Personnel Process Reliability & Maintenance Center Safety Training

Are You a Safety Leader?

Jane Alexander | June 16, 2017

All workers should think of themselves as safety leaders and set a good example for others in multiple ways.

Whatever image the word “leadership” might bring to mind, the fact is, it often can be difficult to demonstrate. Sometimes, leadership means going against the flow, when the flow is going in the wrong direction. When it comes to safety, though, anyone on a plant-floor team can be a leader. Everyone should be, even when that means taking what might seem like an uncomfortable stand.

Safety leadership on the plant floor requires real courage, given the many issues that personnel regularly confront. Those issues include, among other things, scheduling problems, cost concerns, and psychological factors such as peer pressure and complacency. The more safety leaders a team has, however, the easier it is for hazards to be identified, action taken, and the safety “flow” turned in the right direction.

Who is a safety leader? According to experts with the Safway Group (, Waukesha, WI), it’s someone who demonstrates that he or she values safety by working and communicating to identify and limit hazardous situations. The key to a true culture of safety, they stress, is for all workers at a site to think of themselves as safety leaders and set an example in that regard, not only through their actions, but by what they say, how they say it, and, just as important, how they listen.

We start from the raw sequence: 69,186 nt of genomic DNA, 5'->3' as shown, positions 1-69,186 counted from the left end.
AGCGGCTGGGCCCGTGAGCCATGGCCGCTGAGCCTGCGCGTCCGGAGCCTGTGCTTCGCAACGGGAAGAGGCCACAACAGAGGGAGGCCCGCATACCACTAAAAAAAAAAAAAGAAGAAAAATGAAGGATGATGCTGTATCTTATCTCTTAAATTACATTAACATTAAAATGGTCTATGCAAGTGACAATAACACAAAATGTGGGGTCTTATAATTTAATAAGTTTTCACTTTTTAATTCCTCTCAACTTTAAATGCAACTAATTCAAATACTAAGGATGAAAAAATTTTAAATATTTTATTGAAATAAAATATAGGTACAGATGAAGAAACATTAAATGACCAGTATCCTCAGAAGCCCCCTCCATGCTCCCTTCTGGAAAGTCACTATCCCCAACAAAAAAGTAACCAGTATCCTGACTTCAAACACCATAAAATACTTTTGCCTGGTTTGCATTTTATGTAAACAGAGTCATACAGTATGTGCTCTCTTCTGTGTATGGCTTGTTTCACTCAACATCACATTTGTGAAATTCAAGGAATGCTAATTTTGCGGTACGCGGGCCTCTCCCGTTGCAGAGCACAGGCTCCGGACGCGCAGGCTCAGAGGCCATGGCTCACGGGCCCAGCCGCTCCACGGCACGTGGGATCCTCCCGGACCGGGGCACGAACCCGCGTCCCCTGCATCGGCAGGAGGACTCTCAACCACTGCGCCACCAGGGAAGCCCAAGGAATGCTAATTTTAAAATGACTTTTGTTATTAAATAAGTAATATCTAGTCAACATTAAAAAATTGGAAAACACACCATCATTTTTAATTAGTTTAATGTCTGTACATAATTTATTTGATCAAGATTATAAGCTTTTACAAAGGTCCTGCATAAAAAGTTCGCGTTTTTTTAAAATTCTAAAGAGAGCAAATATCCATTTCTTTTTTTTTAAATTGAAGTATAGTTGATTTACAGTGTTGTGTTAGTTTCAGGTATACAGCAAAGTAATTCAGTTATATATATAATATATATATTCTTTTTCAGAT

Do you qualify as safety leader? To find out, consider the questions in the following three-part quiz from Safway.

1. Engagement

Are you engaged during safety meetings? Do you take notes and ask questions if something is unclear? Do you talk about the Job Hazard Analysis process? Are you prepared to stop work at any time if you believe an unsafe condition may exist?

randm2. Teaching, Mentoring, Coaching

Teaching, mentoring, coaching, and conducting safety observations are all excellent ways to promote safety conversations. Do you take time to explain the purpose behind safety procedures? Do you help others understand what cues help you assess a situation for safety? When you observe an opportunity for a safer way, do you communicate and address the issue?

3. Taking Suggestions Seriously

Good listening is essential for safety. It also takes time and effort to do well. Do you try to be open-minded and positive in response to other people’s safety suggestions? How about your body language? Do you give off a vibe of being open and engaged, and grateful for the feedback? Do you provide a meaningful response quickly, regardless of the outcome of the suggestion? All suggestions deserve positive feedback. It’s the building block of trust and openness, and, in the end, improvement.

Commit to safety

Most plant-floor personnel probably can’t answer “yes” to all of these questions every minute of every day. But when they make a conscious goal to be safety leaders, they’re well on their way to ensuring that they, their coworkers, and others are able to go home safely to their families every day.

For more information on access and multi-service issues and solutions, visit



Jane Alexander

Sign up for insights, trends, & developments in
  • Machinery Solutions
  • Maintenance & Reliability Solutions
  • Energy Efficiency
Return to top